(Andy Synn kicks off another week with a review of the new album from Hungarian hellions Fragda)
Conventional wisdom – if there is such a thing – would tell you that the two worst times to release a new album are the beginning and end of a year.
After all, December is usually dominated by lists and round-ups, and January often finds people desperately trying to catch up on what they missed in December… so no band in their right mind should be planning to release anything in these particular months, right?
Apparently a lot of artists didn’t get this particular memo however, as not only was the tail-end of 2021 absolutely packed with albums, but the start of 2022 has also been remarkably busy with new releases.
And, no, I’m not just talking about the new Wiegedood and Fit For An Autopsy albums.
So, for the rest of the week (and likely next week too) I’m going to endeavour to showcase some of you may have missed in what has, incredibly, already been an unexpectedly busy month, beginning with this spine-breaking slab of ultra heaviness from Hungary’s Fragda.
While the, ahem, “core” of Damnation Is Inevitable is perhaps best described as “Blackened Deathcore” – think Carnifex, Lorna Shore, The Breathing Process, etc – that particular descriptor doesn’t quite capture the full totality of the band’s sound.
For one thing, the sheer face-melting fury of songs like “Five-Pointed Symmetry” and “Wendigo” (the album’s astonishingly aggressive opening pairing) frequently puts me in mind of the more stripped-down and straight-to-the-throat side of Anaal Nathrakh, especially when Fragda start to combine layer after layer of massive guitar work, inhuman drumming, eerie melody, and subtle synths into a veritable orgy of extremity and excess.
These comparisons also make themselves known in tracks such as the hypnotically heavy “Thalassophobia” and outlandish closer “Burning Legion”, whose melding of humongous grooves and merciless, mechanised malevolence not only recall the industrial-strength intensity of messrs. Hunt and Kenney, but are also reminiscent of the sinister symphonic bombast of Puritanical-era Dimmu Borgir as well.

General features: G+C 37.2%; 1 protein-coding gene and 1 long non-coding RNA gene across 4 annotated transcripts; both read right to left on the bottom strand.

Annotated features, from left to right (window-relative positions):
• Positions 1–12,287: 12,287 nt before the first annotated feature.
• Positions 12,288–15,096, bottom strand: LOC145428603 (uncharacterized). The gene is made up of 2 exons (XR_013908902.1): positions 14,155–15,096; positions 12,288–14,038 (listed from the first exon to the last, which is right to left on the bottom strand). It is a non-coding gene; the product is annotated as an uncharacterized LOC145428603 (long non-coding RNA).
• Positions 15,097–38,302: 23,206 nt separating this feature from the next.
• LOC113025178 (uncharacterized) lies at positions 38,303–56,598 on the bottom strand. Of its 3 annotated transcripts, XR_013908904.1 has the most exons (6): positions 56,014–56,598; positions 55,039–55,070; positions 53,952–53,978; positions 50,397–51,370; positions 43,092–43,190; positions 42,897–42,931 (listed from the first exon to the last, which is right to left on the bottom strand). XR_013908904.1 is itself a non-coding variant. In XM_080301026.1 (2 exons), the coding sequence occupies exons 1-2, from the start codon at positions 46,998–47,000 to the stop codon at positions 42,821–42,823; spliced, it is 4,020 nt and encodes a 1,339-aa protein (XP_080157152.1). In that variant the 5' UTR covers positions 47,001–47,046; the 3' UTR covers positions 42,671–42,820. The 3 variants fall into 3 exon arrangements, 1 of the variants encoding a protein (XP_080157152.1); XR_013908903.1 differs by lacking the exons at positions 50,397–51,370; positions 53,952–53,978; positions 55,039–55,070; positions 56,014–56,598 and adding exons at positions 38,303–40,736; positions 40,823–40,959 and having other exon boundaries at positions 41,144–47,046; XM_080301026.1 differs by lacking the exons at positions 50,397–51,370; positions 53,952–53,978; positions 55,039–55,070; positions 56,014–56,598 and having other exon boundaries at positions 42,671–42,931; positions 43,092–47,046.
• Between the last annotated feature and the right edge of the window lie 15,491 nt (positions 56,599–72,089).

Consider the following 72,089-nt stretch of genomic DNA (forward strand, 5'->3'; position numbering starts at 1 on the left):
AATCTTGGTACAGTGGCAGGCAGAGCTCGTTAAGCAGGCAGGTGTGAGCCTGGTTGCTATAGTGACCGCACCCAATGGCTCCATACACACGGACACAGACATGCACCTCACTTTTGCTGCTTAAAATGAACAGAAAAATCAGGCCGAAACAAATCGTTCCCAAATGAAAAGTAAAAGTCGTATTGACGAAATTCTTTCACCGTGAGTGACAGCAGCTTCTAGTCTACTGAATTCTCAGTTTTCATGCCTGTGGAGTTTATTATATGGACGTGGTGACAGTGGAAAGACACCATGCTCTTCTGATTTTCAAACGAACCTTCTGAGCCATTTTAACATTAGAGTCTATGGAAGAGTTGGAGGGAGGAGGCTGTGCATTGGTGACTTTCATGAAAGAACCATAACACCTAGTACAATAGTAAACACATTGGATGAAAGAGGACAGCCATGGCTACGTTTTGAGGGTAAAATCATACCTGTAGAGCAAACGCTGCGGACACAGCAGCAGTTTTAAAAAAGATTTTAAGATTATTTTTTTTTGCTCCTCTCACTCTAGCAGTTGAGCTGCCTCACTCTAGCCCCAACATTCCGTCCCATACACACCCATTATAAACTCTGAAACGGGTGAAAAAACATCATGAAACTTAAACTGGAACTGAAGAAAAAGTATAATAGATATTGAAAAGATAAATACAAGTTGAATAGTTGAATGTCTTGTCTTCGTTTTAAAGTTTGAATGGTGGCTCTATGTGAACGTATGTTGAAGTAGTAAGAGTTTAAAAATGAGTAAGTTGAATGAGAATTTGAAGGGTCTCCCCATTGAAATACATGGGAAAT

Even more impressively (and, arguably, even more importantly) there are moments here and there – such as the equally chilling and crushing atmospheric assault of “Black Sun”, or the gravity-distorting density of “Surface of Abyss” – where I find my thoughts drawn more towards bands like Nightmarer and Gomorrah, groups who (much as Fragda are attempting to do here) have scratched and clawed their way out of the sub-genre ghetto and built an identity for themselves which refuses to be defined by anyone else’s prejudices or preconceptions.
That’s not to say that Damnation Is Inevitable is quite on that level just yet, and the band clearly still have some growing and developing left to do, but there’s a realness and a rawness to it – especially when it comes to the vocals which, unlike some of the other bands mentioned here, don’t rely on excessive layering and effects to augment their power or venom – which speaks volumes about the group’s as-yet-untapped potential.
Of course, the very nature of the music will probably put off a few of our readers, which is understandable as I’m not going to pretend this particular style, or any particular style, is designed for absolutely everyone.
But I’d definitely say that anyone who is a fan of this sort of sound should consider putting down or pressing pause on some of the bigger and more famous names they’re listening to right now (many of whom, it has to be said, I find somewhat superficial and underwhelming) and instead giving this one a spin instead.
You might just discover that bigger isn’t always better, and that sometimes you’re better off betting on the underdogs.